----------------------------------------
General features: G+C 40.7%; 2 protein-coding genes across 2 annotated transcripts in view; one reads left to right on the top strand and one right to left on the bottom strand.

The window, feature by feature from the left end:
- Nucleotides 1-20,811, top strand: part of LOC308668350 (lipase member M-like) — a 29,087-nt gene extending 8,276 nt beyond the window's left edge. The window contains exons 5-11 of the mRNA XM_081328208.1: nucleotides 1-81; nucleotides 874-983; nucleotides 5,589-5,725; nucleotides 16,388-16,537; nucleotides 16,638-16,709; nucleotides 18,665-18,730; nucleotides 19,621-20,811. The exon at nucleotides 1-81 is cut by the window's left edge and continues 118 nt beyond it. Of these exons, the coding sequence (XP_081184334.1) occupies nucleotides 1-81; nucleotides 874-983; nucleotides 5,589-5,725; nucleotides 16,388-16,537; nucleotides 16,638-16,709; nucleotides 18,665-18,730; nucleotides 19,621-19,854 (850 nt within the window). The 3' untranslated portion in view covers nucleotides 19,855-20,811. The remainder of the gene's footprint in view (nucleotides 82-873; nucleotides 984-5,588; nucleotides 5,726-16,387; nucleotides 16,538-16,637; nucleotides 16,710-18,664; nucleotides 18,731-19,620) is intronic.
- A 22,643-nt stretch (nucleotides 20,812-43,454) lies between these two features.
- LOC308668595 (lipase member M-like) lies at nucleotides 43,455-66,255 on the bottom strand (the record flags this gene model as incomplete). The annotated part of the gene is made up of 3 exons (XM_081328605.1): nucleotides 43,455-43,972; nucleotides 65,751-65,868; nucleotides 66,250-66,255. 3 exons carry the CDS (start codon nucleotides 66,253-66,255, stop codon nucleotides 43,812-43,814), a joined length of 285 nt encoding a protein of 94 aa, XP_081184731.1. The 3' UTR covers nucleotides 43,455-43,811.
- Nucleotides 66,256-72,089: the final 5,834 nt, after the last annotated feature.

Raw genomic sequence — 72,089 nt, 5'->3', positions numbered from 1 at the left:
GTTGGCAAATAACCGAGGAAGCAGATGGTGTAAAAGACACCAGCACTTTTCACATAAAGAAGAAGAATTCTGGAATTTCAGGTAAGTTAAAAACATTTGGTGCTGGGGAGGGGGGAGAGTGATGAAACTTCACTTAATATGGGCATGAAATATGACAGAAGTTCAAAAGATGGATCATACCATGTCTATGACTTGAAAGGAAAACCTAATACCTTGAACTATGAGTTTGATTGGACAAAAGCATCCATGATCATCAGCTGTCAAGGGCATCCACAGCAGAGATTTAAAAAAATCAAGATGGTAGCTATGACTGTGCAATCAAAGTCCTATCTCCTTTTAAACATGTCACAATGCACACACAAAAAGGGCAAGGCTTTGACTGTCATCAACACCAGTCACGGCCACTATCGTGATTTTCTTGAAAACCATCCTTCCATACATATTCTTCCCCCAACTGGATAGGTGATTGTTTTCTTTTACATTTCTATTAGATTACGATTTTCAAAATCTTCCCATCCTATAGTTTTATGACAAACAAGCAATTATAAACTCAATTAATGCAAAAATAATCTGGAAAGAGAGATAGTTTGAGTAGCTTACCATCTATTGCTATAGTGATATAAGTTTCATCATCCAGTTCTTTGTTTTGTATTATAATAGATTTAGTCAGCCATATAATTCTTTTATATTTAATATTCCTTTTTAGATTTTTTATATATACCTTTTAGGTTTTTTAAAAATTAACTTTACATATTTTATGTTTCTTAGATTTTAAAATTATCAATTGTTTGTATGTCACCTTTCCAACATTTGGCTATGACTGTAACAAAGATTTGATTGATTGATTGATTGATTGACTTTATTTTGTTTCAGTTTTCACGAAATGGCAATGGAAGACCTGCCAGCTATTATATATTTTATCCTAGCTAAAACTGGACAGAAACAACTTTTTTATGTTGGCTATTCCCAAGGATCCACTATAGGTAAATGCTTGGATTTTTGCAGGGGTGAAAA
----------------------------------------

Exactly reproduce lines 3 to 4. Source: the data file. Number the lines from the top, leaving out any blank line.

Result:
- Nucleotides 1-20,811, top strand: part of LOC308668350 (lipase member M-like) — a 29,087-nt gene extending 8,276 nt beyond the window's left edge. The window contains exons 5-11 of the mRNA XM_081328208.1: nucleotides 1-81; nucleotides 874-983; nucleotides 5,589-5,725; nucleotides 16,388-16,537; nucleotides 16,638-16,709; nucleotides 18,665-18,730; nucleotides 19,621-20,811. The exon at nucleotides 1-81 is cut by the window's left edge and continues 118 nt beyond it. Of these exons, the coding sequence (XP_081184334.1) occupies nucleotides 1-81; nucleotides 874-983; nucleotides 5,589-5,725; nucleotides 16,388-16,537; nucleotides 16,638-16,709; nucleotides 18,665-18,730; nucleotides 19,621-19,854 (850 nt within the window). The 3' untranslated portion in view covers nucleotides 19,855-20,811. The remainder of the gene's footprint in view (nucleotides 82-873; nucleotides 984-5,588; nucleotides 5,726-16,387; nucleotides 16,538-16,637; nucleotides 16,710-18,664; nucleotides 18,731-19,620) is intronic.
- A 22,643-nt stretch (nucleotides 20,812-43,454) lies between these two features.